Dear Mr. Waldman (Michtavim le America)

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Reviews Counted: 7
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Movie Info

In Tel Aviv, Israel, in the early 1960s, a Jewish family still chafes from the wounds it endured in the Holocaust. So begins Israeli director Hanan Peled's period drama Dear Mr. Waldman (AKA Michtavim Le America, 2006). At the center of the family unit stands 10-year-old Hilik, who sees it as his mission to pool his resources with those of his brother and help their parents bury the nightmare of the concentration camps. The father, Moishe's, trauma may be more deep-rooted than it appears, however; not only is he unable to free himself from the grip of the Holocaust, he lives with the persistent delusion that his son from his first marriage evaded murder in the camps, fled to a new life in America, and took a position as John F. Kennedy's assistant. ~ Nathan Southern, Rovi


Critic Reviews for Dear Mr. Waldman (Michtavim le America)

All Critics (7)

Although the subject may be one you'd prefer not to revisit, Dear Mr. Waldman brings it to life with style and intelligence.

Mar 21, 2016 | Full Review…

Poignant coming of age movie about a ten year old boy and his father, an Auschwitz survivor.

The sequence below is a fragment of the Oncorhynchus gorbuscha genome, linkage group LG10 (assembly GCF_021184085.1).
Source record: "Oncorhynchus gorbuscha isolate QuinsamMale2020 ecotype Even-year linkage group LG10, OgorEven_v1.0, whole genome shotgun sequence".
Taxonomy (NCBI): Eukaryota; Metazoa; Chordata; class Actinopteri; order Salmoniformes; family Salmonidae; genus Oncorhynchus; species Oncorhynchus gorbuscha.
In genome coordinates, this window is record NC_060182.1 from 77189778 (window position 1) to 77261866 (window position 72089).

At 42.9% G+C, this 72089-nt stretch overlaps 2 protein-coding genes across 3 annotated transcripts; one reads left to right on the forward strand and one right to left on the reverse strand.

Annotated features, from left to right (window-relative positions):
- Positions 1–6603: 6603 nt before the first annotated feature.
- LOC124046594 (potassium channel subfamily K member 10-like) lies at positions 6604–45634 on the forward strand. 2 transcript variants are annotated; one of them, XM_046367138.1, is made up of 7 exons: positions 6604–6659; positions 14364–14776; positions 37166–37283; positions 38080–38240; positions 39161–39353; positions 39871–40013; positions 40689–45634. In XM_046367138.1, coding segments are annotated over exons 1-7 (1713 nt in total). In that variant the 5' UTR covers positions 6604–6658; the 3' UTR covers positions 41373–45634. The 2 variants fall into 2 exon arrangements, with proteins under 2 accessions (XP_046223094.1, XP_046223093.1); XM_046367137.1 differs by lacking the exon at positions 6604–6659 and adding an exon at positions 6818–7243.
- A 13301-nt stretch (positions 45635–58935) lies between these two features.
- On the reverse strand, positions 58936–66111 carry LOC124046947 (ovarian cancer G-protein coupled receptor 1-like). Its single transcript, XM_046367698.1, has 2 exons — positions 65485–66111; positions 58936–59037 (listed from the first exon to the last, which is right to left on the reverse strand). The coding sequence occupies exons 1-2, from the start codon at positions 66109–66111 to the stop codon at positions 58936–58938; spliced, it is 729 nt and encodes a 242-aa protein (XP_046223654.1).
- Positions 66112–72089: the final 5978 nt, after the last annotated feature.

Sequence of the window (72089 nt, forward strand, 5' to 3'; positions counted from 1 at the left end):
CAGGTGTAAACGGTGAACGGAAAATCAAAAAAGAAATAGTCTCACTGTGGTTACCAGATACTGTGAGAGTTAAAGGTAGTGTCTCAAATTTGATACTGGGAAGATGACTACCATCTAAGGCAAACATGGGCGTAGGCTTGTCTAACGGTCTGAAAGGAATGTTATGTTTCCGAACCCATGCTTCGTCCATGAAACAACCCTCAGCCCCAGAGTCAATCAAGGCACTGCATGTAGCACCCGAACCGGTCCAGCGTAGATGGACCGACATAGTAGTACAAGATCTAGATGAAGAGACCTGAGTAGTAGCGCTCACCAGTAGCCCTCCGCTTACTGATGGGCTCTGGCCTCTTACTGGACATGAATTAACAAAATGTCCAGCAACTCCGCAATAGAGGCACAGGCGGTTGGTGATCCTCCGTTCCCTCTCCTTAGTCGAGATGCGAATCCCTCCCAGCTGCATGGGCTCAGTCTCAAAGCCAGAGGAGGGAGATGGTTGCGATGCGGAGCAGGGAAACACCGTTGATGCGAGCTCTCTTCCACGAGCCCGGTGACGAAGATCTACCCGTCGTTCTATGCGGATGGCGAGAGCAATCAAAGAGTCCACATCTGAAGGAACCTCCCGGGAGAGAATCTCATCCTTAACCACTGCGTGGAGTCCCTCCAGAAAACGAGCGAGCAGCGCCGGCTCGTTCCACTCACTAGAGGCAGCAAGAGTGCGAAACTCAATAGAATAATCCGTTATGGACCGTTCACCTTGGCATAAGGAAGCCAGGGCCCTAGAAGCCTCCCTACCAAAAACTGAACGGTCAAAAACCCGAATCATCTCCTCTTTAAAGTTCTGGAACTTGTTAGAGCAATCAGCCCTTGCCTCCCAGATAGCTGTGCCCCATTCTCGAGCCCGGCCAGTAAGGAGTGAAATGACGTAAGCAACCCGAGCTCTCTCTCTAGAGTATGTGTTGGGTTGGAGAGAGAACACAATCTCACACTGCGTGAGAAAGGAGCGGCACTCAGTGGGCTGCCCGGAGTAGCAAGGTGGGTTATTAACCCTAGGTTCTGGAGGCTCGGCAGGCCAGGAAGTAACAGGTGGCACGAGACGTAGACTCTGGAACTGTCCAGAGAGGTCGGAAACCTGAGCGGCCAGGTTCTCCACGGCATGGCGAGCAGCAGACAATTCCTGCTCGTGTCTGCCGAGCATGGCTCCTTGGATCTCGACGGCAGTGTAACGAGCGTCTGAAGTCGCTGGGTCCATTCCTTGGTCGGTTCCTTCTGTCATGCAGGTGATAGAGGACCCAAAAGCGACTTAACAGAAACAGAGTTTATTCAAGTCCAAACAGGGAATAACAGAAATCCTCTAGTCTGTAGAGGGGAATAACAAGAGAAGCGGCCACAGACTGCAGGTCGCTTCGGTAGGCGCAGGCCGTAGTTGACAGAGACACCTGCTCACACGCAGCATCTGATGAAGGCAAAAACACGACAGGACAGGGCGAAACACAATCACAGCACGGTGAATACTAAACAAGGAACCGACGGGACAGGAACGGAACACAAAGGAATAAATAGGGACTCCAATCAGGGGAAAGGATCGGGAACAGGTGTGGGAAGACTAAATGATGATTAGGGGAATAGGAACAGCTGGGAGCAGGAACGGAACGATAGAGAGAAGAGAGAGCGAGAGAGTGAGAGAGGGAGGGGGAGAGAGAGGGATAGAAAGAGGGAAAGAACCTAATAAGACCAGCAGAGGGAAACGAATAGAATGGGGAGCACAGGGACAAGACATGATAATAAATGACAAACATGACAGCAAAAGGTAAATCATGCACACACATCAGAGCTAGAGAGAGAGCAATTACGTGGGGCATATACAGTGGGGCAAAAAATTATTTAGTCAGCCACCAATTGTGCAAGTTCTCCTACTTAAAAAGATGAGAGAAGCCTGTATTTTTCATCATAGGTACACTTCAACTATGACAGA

Oct 19, 2008 | Full Review…

Peled's film allows us to realize damaged men and women at a vital stage in life, trying to raise a young family while at the same time being plagued by memories of evil beyond words.

May 9, 2008 | Rating: 3/4 | Full Review…

...the increasingly familiar trajectory of the story becomes awfully difficult to overlook.

May 6, 2008 | Rating: 2/4 | Full Review…

A kind of Cinema Paradiso in old Tel Aviv, as a young boy imagines through exposure to far too many movies, that he possesses his own inner gladiator Spartacus, who can make his disintegrating world whole again.

Mar 23, 2008 | Full Review…

Could have been a terrifically important commentary on Israeli identify instead of just a mostly appealing character drama.

Mar 16, 2008 | Rating: 7/10 | Full Review…

Audience Reviews for Dear Mr. Waldman (Michtavim le America)

Excellent slice of life after the war in the newly created state of Israel. A man who lost his first wife and son in the concentration camps, clings to the belief that his son somehow survived the war. His second wife and two sons must cope with the melancholy that consumes him. The younger boy finds a friend in a classmate who provides him with a different perspective and a connection to a life outside of his family. The acting is superb, the emotions are raw, and the story is quite sad. This viewer remained thoroughly engaged in this excellent treatment of a dark period when no one knew whether the newly founded nation, or a family so devestated by war, would survive. The courage and hope of a nation were interwoven in the strugle of Moishe (Rami Heuberger) and Rivka (Jenya Dodina) and their sons. The younger son, Hilik (Ido Port) turned in a fine performance and actually provided the lens which allows one to see the struggle close up. Another bright spot was the performance of Ela Armoni as Hilik's friend, the girl Nirit. Life goes on, no matter how painful it may be at times.

Mark Abell
Mark Abell

Super Reviewer

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